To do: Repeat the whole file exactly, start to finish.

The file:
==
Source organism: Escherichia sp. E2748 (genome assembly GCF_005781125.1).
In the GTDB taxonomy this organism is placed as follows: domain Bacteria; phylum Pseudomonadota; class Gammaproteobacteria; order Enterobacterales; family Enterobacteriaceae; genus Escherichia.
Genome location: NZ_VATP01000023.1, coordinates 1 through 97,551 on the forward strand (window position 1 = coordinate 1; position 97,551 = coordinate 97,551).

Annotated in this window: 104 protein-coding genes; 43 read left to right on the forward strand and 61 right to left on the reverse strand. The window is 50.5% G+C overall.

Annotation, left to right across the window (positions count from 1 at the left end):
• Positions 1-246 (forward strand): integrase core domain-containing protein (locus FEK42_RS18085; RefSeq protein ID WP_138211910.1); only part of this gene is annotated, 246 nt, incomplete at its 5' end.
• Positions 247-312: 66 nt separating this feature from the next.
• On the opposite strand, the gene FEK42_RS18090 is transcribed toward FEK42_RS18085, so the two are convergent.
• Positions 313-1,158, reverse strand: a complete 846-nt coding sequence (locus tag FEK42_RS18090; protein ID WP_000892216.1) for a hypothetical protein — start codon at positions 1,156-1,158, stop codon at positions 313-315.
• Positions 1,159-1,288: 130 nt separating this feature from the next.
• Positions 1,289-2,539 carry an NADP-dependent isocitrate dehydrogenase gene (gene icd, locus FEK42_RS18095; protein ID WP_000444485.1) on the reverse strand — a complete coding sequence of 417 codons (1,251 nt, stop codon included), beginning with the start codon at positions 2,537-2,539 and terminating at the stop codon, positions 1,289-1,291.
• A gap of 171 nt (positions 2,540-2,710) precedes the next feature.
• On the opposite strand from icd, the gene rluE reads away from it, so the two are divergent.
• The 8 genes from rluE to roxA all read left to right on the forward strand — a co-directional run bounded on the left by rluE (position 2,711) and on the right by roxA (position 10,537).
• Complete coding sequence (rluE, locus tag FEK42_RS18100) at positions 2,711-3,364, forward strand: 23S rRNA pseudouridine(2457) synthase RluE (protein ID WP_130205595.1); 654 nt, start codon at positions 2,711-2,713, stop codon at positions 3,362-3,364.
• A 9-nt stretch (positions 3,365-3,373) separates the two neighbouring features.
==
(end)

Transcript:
Source organism: Escherichia sp. E2748 (genome assembly GCF_005781125.1).
In the GTDB taxonomy this organism is placed as follows: domain Bacteria; phylum Pseudomonadota; class Gammaproteobacteria; order Enterobacterales; family Enterobacteriaceae; genus Escherichia.
Genome location: NZ_VATP01000023.1, coordinates 1 through 97,551 on the forward strand (window position 1 = coordinate 1; position 97,551 = coordinate 97,551).

Annotated in this window: 104 protein-coding genes; 43 read left to right on the forward strand and 61 right to left on the reverse strand. The window is 50.5% G+C overall.

Annotation, left to right across the window (positions count from 1 at the left end):
• Positions 1-246 (forward strand): integrase core domain-containing protein (locus FEK42_RS18085; RefSeq protein ID WP_138211910.1); only part of this gene is annotated, 246 nt, incomplete at its 5' end.
• Positions 247-312: 66 nt separating this feature from the next.
• On the opposite strand, the gene FEK42_RS18090 is transcribed toward FEK42_RS18085, so the two are convergent.
• Positions 313-1,158, reverse strand: a complete 846-nt coding sequence (locus tag FEK42_RS18090; protein ID WP_000892216.1) for a hypothetical protein — start codon at positions 1,156-1,158, stop codon at positions 313-315.
• Positions 1,159-1,288: 130 nt separating this feature from the next.
• Positions 1,289-2,539 carry an NADP-dependent isocitrate dehydrogenase gene (gene icd, locus FEK42_RS18095; protein ID WP_000444485.1) on the reverse strand — a complete coding sequence of 417 codons (1,251 nt, stop codon included), beginning with the start codon at positions 2,537-2,539 and terminating at the stop codon, positions 1,289-1,291.
• A gap of 171 nt (positions 2,540-2,710) precedes the next feature.
• On the opposite strand from icd, the gene rluE reads away from it, so the two are divergent.
• The 8 genes from rluE to roxA all read left to right on the forward strand — a co-directional run bounded on the left by rluE (position 2,711) and on the right by roxA (position 10,537).
• Complete coding sequence (rluE, locus tag FEK42_RS18100) at positions 2,711-3,364, forward strand: 23S rRNA pseudouridine(2457) synthase RluE (protein ID WP_130205595.1); 654 nt, start codon at positions 2,711-2,713, stop codon at positions 3,362-3,364.
• A 9-nt stretch (positions 3,365-3,373) separates the two neighbouring features.